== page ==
1st Lieutenant William Camp

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About 1st Lieutenant William Camp

Virginia, North & South Carolina, and Georgia

Thomas Camp b. 8 Feb 1717 Culpepper Co., VA d. 8 Jan. 1798 Ireland (Island) Ford, NC buried: Thomas Camp Cemetery on Horse Creek, Rutherford Co., N. C.

1m. c1737 Winifred Starling b. 1720 Accomac Co. VA d. 1761 Rutherford Co. NC (11 sons 1 dau.) father: Richard Starling (b. Accomac Co., VA) mother: ?

2m. Margaret Carney c1762 b. 20 Jun 1744 ?Limerick, Ireland d. 1824 Rutherford Co. NC buried: Thomas Camp Cemetery on Horse Creek, Rutherford Co., N. C.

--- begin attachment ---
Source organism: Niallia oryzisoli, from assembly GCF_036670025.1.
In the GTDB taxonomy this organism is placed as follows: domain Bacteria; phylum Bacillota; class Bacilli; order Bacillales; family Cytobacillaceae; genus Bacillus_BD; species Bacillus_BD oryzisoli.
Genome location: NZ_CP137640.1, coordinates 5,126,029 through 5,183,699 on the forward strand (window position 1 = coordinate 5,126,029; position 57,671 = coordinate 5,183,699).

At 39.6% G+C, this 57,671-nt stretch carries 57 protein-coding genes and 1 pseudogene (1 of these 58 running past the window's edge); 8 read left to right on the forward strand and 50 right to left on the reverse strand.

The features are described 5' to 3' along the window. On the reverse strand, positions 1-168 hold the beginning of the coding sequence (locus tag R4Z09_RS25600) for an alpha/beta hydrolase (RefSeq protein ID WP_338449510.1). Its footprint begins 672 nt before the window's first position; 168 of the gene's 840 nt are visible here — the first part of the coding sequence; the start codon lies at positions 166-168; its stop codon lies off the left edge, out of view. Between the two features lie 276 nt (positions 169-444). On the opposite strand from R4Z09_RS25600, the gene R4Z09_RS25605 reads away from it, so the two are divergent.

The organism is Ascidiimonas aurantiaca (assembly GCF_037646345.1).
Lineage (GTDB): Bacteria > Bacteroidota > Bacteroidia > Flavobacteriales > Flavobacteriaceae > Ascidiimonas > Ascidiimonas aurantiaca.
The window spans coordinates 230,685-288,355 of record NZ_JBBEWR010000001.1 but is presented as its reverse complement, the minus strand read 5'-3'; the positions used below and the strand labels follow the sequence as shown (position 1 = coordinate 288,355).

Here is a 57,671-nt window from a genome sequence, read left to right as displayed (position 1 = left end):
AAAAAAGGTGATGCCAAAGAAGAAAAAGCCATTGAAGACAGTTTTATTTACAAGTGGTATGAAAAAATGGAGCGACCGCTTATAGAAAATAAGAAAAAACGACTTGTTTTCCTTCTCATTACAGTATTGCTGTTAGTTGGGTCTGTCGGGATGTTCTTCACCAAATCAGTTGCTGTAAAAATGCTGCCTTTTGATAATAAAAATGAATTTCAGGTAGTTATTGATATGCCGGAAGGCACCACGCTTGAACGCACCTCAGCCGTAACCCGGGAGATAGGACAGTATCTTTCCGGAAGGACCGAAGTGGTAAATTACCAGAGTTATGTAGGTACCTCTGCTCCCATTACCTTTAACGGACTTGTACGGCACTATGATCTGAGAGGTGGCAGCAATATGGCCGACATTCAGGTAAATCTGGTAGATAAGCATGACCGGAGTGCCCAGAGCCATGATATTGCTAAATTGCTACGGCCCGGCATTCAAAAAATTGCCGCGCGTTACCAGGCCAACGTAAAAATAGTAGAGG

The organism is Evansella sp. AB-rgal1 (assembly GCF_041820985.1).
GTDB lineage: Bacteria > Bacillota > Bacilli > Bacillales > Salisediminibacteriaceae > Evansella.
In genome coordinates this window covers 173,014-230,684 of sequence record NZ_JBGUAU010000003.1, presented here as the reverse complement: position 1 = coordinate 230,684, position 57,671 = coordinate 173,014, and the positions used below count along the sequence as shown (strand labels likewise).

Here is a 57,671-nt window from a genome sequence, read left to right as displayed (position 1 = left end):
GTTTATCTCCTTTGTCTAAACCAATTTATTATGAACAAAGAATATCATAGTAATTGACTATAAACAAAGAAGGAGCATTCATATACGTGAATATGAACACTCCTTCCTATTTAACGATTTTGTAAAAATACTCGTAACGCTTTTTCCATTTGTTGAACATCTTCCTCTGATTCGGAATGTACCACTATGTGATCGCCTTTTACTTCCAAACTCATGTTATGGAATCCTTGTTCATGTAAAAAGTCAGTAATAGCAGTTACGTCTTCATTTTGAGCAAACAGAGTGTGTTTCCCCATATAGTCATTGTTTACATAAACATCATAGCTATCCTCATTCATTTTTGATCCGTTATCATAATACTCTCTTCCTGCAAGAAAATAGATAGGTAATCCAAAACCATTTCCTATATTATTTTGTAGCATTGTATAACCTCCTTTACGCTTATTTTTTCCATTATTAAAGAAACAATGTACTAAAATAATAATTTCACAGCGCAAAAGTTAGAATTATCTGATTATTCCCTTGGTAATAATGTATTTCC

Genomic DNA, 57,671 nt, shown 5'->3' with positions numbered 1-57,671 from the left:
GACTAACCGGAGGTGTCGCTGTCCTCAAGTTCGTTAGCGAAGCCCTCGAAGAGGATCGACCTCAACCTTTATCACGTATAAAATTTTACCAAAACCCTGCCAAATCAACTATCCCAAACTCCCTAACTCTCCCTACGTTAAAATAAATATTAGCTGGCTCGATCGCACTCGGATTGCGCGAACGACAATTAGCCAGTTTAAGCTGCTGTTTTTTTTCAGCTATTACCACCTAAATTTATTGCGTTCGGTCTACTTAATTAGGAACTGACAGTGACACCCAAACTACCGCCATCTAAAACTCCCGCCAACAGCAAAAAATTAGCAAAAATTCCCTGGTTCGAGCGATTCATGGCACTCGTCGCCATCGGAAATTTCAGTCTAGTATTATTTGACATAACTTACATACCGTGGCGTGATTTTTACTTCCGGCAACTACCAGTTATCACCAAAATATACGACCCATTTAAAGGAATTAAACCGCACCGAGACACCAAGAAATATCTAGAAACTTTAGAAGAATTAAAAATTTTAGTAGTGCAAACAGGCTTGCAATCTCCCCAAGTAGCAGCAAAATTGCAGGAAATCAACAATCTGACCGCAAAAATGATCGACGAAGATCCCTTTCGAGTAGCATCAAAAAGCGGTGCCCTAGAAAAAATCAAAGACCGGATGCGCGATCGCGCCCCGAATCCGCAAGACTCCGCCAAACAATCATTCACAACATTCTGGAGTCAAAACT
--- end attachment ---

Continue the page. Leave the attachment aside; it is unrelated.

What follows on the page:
his father: Thomas Camp II (1691-1751) his mother: Mary Marshall (1697-1757)

This is a digitally composited photo from two photos provided by Bill Burns of Island Ford on the Broad River between North and South Carolina . This is where Thomas Camp was supposed to have had a mill and lived nearby. This is also the place that Margaret Carney was baptised. I've restored the island to its look prior to its use as a crossing even before Thomas Camp lived here. I've removed the road, Hwy 221, and the bridge which presently cuts across the island. See the notes in 1744 for more on this place. EC 11/11/2000 (photos courtesy of Bill Burns 6 Nov 2000 - email - WBurns3@aol.com)